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Dibru-Saikhowa National Park: Assam’s hidden gem


Last weekend we had gone on a trip to this unique National Park called The Dibru- Sikhowa National Park on a river island in Assam. Dibru- Sikhowa has been recognized as a Biosphere Reserve in 1997 by the Govt of India. Situated in the flood plains of the Brahmaputra and the Lohit, at an altitude of 118 m above sea level, this is the largest Salix swamp forest in North East India and is located at about 12 kms north of Tinsukhia, Assam, and is just an hour drive from the Dibrugarh Airport.

This also happens to be the confluence of eight rivers, the Dibang, Siang, Luhit being the most known ones.

One can visit this place during the Winters[ October – March ] when the migratory birds visit from various parts of the world and  also again during April – September, when special flood tours are organized here, as most parts of Dibru-Saikhowa remains inundated with flood water. The other attractions for nature lovers are the Gangetic Diver Dolphins, Hollock Gibbons  ( a primate species), Asiatic Wild Buffaloes and the Feral Horses (wild horses of domesticated ancestry).

Most of these information was shared to us by Wave Eco Tourism, which is primarily managed by a person named Mr. Nirantan Gohain who has worked extensively to promote Eco-tourism and nature conservation in this North – eastern part of India. With special effort they have engaged many local residents of the adjoining villages and have educated them about the rich bio diversity of this particular place and how this region can become an important Eco – tourist destination in years to come. Tourists like us got the opportunity of experiencing the local history, culture and the exquisite and serene beauty of nature.

In our 3 days Itinerary, we stayed at the Rangagora (Dibru-Saikhowa) Eco- Camp, which has been built on a beautiful plot right across the Brahmaputra river. The cottages built out of Bamboos and wood are very basic ones but certainly won’t give anyone an opportunity to complain, as the pristine scenic beauty of the environment with the river on one side and the forest on the other will keep one completely engrossed. One will be mesmerized in the purity of the air and the day long chirping of the birds from all around.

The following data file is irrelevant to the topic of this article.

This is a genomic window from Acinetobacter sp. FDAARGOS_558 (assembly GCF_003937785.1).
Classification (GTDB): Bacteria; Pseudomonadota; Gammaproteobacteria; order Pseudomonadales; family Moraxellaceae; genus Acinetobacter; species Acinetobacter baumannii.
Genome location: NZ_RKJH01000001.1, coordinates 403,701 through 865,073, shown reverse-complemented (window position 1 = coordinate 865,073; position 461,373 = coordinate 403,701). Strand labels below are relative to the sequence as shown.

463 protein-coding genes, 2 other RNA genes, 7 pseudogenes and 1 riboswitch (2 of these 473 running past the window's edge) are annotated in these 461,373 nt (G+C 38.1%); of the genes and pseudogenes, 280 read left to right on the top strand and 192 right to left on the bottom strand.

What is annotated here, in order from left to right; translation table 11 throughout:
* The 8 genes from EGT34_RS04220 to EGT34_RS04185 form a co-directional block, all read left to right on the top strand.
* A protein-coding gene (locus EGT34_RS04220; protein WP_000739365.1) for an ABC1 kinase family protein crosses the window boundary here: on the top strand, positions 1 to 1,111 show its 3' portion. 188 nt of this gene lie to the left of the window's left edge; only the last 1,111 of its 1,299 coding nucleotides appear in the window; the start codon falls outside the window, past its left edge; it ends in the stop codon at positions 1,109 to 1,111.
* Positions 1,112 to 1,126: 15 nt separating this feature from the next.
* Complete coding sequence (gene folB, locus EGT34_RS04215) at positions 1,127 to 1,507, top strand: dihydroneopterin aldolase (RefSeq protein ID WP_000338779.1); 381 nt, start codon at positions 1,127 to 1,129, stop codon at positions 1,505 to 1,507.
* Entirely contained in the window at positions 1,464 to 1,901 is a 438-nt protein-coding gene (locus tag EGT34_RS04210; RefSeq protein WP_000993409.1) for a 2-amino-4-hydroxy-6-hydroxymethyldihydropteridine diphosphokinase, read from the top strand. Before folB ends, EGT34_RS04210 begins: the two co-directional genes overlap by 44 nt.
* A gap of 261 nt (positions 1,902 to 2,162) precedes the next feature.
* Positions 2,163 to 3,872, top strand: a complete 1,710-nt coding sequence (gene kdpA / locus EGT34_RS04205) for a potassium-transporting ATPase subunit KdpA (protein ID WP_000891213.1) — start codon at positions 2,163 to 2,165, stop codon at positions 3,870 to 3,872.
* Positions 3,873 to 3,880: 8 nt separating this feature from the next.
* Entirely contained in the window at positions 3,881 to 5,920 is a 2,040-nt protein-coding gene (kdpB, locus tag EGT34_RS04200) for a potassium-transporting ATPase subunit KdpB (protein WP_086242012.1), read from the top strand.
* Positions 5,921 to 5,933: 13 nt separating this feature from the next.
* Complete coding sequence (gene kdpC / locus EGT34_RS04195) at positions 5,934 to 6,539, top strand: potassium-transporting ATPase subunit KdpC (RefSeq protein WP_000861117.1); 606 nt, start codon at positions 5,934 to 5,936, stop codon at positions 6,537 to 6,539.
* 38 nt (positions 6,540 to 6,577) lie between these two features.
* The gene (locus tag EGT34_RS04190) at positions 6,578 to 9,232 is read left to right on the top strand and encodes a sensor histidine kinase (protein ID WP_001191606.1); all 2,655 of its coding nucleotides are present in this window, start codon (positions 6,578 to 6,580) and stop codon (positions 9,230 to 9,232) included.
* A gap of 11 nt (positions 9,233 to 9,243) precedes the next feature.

The early morning guided tour to the Maguri – Matapung Beel (classified as an important bird area or IBA) for watching the migratory as well as the local birds, is a worthy experience for any bird lover. Marsh Babbler, Falcated Teal, Jerdon’s Babbler, Black- Breasted Parrot Bill, White Winged Wood Duck and other birds flock in here. The adjoining grasslands also gives one an opportunity to try your luck on spotting some of the rare  bushland species like Jerdon’s Bushchat and the Rufous- rumped Grassbird.

The setting sun giving a lovely orange hue to the Brahmaputra and that, along with the quintessential duck’s quacks and whistles makes one feel to take the boat ride again and again.

Another wonderful experience was sighting the Hollock Gibbon family on tree tops. The local village men made it possible for us as they tried to lure and keep them engaged by offering them bananas. They posed for us in their various moods and we merrily tried to capture the shots as well as we could.

We got to know from the locals, that since the gibbons are gradually becoming an endangered species, all the adjoining villages are taking extra efforts for their conservation and are stopping their poaching and hunting as much as possible.

Trekking in the Dibru= Saikhowa National park gives one a chance to see the Kekjari Tree which is considered as an important attraction for all Eco-tourists. The locals claim that it is the largest and immortal tree species in the world.

However, the best of our experience was to get the opportunity of seeing the Feral Horses which are not found anywhere else in India. It is a herd of about 150 horses descended from those who had escaped army camps during World War II. The island is inhabited only by them , and every year their count is increasing.  At one point of time, they were in battle, now they are free and relaxed, such is the quirk of fate. Looking at the Chestnut Brown coloured beauties walking over the white sand dried -up river beds was truly a lifetime experience, which probably we will never forget.


( Photographs by author )


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